Sheila Hancock, Philip Gross and Tracy Chevalier

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Colm Tóibín talks to Sarah Churchwell

Nora Webster and On Elizabeth Bishop

Hay Festival 2015, 

Set in 1960s Ireland, Tóibín’s new novel Nora Webster introduces one of the most complex and captivating heroines of contemporary fiction. He discusses the book and his new study On Elizabeth Bishop. He creates a vivid picture of the American poet while also revealing how her work has helped shape his sensibility as a novelist and how her experiences of loss and exile resonate with his own.

Photo: Brigitte Lacombe

Colm Tóibín talks to Sarah Churchwell

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Alan Lee

JRR Tolkien’s Beren and Lúthien

Hay Festival 2017, 

We are delighted to launch the next instalment in the ‘three great tales’, which began with The Children Of Hurin, painstakingly pieced together by the author’s son, Christopher. Tolkien began work on the story in early 1917 when he returned from the Somme. Set in Middle Earth, at the heart of the tale is a love story between a mortal man and an immortal elf, seen as the precursor to the Aragorn/Arwen story in the Lord of the Rings. The illustrator Alan Lee has created some iconic Middle-Earth imagery, and worked on the Peter Jackson films, for which he won an Oscar.  

Alan Lee

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Lionel Shriver talks to George Alagiah

Talking Books: The Mandibles: A Family, 2029 - 2047

Hay Festival 2016, 

The brilliant new novel from the Orange Prize-winning author of We Need to Talk about Kevin centres on three generations of the Mandible family as an extreme fiscal crisis hits a near-future America. This is a frightening, fascinating, scabrously funny glimpse into the decline that may await the United States all too soon.

Lionel Shriver talks to George Alagiah

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Philip Pullman, Marina Warner and Jack Zipes

Tales of Wonder, Magic, Resistance and Hope

Hay Festival 2018, 

"Fairy tales since the beginning of recorded time, and perhaps earlier, have been a means to conquer the terrors of humanity through metaphor."

This is one of many challenging and thought-provoking observations made over a long career by Jack Zipes, one of the most eminent scholars of folklore, fairy tales and children’s literature, whose 80th birthday was celebrated last year. It identifies not only one of the key characteristics of ‘wonder tales’ but also proposes a much wider audience and more important function for such tales than is often recognised.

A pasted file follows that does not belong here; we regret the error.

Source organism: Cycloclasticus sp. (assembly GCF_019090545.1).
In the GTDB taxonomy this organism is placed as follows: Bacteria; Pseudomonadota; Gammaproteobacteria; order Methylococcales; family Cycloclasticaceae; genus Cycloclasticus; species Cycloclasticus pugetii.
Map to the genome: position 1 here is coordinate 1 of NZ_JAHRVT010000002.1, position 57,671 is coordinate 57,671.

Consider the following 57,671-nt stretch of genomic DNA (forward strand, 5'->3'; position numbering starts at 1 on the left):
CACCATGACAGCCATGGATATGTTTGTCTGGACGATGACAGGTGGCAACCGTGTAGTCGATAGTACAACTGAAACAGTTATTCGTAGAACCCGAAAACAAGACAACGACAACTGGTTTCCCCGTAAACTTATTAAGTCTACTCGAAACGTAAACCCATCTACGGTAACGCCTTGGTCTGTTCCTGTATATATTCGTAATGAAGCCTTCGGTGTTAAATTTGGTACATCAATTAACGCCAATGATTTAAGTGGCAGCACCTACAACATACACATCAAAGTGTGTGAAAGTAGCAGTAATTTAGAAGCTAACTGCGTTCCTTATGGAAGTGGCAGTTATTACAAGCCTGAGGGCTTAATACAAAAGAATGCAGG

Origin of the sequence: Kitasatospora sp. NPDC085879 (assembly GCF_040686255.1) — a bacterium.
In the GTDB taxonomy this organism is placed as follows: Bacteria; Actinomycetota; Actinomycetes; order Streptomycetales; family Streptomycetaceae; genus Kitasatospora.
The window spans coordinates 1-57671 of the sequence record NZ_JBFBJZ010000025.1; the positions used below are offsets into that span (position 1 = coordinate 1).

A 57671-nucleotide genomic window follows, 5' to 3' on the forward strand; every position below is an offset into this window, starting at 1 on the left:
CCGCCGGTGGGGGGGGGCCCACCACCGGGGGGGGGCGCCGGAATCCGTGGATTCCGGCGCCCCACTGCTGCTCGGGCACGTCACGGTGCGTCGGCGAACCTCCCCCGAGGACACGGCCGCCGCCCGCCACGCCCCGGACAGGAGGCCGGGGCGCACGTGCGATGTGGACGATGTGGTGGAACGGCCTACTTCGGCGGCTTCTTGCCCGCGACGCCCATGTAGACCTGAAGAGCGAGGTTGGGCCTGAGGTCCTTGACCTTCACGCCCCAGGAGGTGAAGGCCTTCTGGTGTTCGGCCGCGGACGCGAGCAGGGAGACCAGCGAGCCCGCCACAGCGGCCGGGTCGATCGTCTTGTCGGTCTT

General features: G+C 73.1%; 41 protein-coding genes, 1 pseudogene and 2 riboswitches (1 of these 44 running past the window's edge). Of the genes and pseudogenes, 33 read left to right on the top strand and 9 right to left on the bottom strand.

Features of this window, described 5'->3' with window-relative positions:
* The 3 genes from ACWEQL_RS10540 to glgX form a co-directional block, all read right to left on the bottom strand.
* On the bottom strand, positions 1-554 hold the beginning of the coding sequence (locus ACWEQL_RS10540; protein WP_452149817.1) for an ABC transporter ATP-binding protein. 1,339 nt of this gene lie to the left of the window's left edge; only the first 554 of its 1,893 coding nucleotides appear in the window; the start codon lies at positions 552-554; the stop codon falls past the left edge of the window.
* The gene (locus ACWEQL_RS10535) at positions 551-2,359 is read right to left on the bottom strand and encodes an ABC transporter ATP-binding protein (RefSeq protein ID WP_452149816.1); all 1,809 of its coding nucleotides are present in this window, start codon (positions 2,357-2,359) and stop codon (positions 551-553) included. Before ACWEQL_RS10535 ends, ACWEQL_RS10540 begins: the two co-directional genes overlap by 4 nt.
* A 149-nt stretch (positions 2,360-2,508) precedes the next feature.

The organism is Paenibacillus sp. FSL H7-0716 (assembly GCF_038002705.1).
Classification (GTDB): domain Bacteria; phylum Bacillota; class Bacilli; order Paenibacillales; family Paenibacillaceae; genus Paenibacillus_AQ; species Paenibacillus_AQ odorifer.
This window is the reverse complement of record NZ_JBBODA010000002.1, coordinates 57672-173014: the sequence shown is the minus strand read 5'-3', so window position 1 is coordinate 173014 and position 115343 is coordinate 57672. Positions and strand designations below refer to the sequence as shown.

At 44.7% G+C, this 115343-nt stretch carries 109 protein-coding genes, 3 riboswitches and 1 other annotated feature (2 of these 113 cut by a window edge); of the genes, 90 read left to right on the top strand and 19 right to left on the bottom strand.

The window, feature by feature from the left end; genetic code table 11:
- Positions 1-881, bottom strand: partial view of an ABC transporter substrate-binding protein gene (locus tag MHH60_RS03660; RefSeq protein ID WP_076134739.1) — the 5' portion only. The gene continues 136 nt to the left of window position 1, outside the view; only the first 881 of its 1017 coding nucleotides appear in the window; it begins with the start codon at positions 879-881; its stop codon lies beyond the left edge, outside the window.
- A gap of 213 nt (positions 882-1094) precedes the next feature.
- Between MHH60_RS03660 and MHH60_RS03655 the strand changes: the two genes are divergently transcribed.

Joining Jack to discuss the past, present and future of the ‘wonder tale’ is Philip Pullman, one of the foremost writers of speculative fiction and author of Clockwork, the His Dark Materials trilogy, La Belle Sauvage and Daemon Voices; and Marina Warner, novelist, short story writer, mythographer, scholar and author of Stranger Magic, Fly Away Home, Once Upon A Time and Forms of Enchantment. Chaired by Hamish Fyfe.

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Alain de Botton talks to Viv Groskop

The Course of Love

Hay Festival 2016, 

What does it mean to live happily ever after? At dinner parties and over coffee, Rabih and Kirsten’s friends always ask them the same question: how did you meet? The answer comes easily – it’s a happy story, one they both love to tell. But there is a second part to this story, the answer to a question their friends never ask: what happened next? From the first thrill of lust, to the joys and fears of real commitment, and to the deep problems that surface slowly over two shared lifetimes, this is the story of a marriage. It is about modern relationships and how to survive them. Playful, wise and profoundly moving, the essayist and philosopher introduces his first novel in 20 years.

Alain de Botton talks to Viv Groskop

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Salman Rushdie talks to Jerry Brotton

Two Years, Eight Months and Twenty-Eight Nights

Hay Festival 2016, 

Inspired by the traditional wonder tales of the East, Rushdie’s new novel is a masterpiece about the age-old conflicts that remain in today’s world. Two Years, Eight Months and Twenty-Eight Nights is satirical and bawdy, full of cunning and folly, rivalries and betrayals, kismet and karma, rapture and redemption.

Salman Rushdie talks to Jerry Brotton

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David Mitchell talks to Clemency Burton-Hill

Fictions – The Bone Clocks

Hay Festival 2015, 

This dazzling new novel is the kaleidoscopic story of an unusual woman’s life, a metaphysical thriller and a profound meditation on mortality and survival. And it’s brilliant. Mitchell’s previous books are Ghostwritten, number9dream, Cloud Atlas, Black Swan Green and The Thousand Autumns of Jacob de Zoet.

Please click here to prebook lunch at Relish Restaurant on site.

David Mitchell talks to Clemency Burton-Hill

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Cory Doctorow and Adam Rutherford

Life: A Dialogue

Hay Festival 2017, 

How and why do we survive, and what makes us unique? A conversation between a novelist and a scientist exploring the worlds they inhabit in Doctorow’s superb new speculative fiction Walkaway and Rutherford’s A Brief History of Everyone who Ever Lived: The Stories in Our Genes.

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Marian Keyes

Fictions – The Woman Who Stole My Life

Hay Festival 2015,